Over the years, more and more U.S. consumers have started using cashless digital payments than ever before. When data was tabulated in 2016, for example, 53% of purchases made in the U.S. were made digitally; just 25% were made in cash.
In some countries, cash seems to be on the way out as a form of payment. In Sweden, for example, just 20% of purchases are made in cash.
Globally, though, technology news indicates that 80% of financial transactions are still done in cash.
Will the U.S. consumer ever go fully cashless? There are business strategies arguments both pro and con.
Perhaps the most persuasive pro-cashless argument is the sheer amount of money spent making cash available and getting it. From the standpoint of banks and governments, they must transport, stock, print, and make available cash for consumers to have it. The U.S. government alone spends an estimated $200 billion per year to make cash available.
From the standpoint of consumers, it takes a lot of time and effort. Going to a grocery store or ATM to receive cash, storing it and so forth takes more time than using plastic.
Researchers estimate that governments could reap considerable savings by going cashless. Those that could unlock the value the most are estimated to be, in order, the U.S., Netherlands, Japan, Germany, France, Belgium, Spain, Czech Republic, China and Brazil.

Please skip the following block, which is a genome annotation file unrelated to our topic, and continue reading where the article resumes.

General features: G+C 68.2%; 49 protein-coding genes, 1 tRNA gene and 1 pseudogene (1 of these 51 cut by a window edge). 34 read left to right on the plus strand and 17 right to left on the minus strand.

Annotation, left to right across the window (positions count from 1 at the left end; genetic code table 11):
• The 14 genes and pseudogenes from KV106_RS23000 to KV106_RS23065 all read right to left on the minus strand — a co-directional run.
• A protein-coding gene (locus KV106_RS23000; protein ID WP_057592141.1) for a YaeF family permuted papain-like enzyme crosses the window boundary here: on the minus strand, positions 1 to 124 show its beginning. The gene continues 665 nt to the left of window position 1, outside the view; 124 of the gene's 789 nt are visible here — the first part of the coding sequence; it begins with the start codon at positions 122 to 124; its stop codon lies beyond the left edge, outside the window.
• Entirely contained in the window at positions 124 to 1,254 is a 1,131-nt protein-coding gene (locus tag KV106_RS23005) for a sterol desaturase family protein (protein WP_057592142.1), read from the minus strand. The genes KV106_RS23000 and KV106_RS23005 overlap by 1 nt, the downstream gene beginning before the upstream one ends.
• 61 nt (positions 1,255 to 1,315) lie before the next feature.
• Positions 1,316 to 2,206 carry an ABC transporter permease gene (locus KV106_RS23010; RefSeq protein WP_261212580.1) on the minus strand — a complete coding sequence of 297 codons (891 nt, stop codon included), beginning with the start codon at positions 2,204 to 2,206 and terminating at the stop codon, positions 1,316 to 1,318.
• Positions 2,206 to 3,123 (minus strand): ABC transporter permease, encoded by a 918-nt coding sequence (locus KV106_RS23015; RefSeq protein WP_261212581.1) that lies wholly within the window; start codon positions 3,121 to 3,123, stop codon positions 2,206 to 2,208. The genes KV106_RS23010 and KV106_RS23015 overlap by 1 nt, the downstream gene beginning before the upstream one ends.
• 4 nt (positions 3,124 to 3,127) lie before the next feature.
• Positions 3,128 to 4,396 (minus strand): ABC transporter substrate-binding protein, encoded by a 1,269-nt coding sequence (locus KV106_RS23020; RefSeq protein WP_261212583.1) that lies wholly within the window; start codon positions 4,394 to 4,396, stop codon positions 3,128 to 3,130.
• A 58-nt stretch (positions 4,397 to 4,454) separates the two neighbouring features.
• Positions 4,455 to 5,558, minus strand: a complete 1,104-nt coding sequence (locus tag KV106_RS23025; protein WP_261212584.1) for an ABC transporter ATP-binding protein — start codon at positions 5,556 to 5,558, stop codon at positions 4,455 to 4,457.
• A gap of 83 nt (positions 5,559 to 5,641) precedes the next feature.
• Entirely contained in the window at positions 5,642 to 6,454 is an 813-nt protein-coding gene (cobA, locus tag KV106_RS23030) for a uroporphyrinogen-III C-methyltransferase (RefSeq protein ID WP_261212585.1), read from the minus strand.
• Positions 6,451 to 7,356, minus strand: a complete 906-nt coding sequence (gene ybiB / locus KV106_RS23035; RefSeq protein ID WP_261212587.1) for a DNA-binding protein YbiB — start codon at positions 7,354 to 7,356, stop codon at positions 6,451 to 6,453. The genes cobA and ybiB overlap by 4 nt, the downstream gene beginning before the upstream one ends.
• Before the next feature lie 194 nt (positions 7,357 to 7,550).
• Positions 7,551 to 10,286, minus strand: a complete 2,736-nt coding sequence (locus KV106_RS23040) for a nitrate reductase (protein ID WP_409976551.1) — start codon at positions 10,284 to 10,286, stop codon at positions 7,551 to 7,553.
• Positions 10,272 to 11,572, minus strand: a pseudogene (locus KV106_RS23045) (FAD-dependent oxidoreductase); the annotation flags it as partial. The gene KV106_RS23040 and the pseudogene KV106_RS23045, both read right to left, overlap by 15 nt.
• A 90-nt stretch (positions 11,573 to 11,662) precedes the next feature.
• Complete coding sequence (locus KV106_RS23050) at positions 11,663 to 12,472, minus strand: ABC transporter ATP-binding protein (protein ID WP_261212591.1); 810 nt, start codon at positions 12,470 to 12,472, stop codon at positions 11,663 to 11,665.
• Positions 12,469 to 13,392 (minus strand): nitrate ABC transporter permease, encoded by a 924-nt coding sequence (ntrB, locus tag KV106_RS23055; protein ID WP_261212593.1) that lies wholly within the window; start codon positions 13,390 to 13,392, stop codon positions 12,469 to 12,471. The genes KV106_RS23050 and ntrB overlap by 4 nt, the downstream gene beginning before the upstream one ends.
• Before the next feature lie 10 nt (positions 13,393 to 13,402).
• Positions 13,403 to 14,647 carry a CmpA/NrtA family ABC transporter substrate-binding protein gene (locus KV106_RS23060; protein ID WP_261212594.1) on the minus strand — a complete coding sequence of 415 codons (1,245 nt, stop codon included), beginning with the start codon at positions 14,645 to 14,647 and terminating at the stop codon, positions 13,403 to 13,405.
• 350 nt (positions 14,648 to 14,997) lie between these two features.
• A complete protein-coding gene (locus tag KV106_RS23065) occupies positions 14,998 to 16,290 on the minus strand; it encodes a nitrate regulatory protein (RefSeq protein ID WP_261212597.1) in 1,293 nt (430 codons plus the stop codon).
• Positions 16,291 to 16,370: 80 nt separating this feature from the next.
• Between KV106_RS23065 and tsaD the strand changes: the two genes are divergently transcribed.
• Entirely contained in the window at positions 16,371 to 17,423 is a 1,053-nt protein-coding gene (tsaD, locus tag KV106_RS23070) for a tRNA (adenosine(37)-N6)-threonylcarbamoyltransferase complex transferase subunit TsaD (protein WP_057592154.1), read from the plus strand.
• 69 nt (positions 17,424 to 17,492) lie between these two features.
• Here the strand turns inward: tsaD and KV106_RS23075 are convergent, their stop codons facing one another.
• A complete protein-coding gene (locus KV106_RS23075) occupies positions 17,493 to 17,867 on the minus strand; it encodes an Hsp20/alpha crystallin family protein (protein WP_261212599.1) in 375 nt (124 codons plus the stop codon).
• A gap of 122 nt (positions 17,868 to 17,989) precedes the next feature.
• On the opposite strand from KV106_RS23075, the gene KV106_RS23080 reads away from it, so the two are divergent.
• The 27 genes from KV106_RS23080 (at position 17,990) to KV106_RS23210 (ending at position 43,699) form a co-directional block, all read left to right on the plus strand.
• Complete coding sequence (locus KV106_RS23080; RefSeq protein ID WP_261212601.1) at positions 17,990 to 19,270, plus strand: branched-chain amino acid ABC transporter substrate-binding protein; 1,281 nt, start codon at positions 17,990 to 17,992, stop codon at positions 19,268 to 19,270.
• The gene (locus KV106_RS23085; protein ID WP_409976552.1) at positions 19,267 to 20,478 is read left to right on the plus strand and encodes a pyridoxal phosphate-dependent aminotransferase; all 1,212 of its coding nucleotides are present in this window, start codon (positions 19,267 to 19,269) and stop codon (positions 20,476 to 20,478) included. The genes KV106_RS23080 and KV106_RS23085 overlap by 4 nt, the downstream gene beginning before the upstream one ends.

Almost all establishments accept cashless payment.
…Versus Cost and Availability
But for many consumers, a cashless society is out of reach simply because they’re unbanked or not digital. After all, consumers need both to have a bank account and some form of digital payment set up in order not to use cash.
Even in the U.S., 8% of adults are unbanked, meaning they don’t have bank accounts. Most of these use cash methods, such as direct cash payment or money order, to pay bills. In many cases, people are unbanked because they find bank accounts too expensive. Cash is essentially a low-cost alternative.
While smartphones aren’t essential for cashless payment, they do serve as a useful proxy for mobile payments. While 87% of consumers in developed countries have smartphones, just 54% of consumers in developing countries do.
A Third Way?
Some countries have started phasing out the higher denominations of bills, arguing that they are seldom used. Even consumers who prefer to pay for goods by cash seldom use higher denominations.
Some observers believe that the existence of higher denominations means they are used by organized crime, and argue that phasing out the bills will make it harder for criminals to use cash.
Others argue, of course, that the increasing use of cashless methods presents its own security risks, with hacking of credit card and other identifiers important to the cashless economy on the rise.
Cash is also a form of instant payment. Paying via digital methods may be faster than checks, but it is not instantaneous. Many people like to keep at least some cash on hand, if only to purchase small items such as a coffee or soda.
All in all, the move to a cashless society looks likely to continue. But it is unlikely that the U.S., or any other country, will go entirely cashless.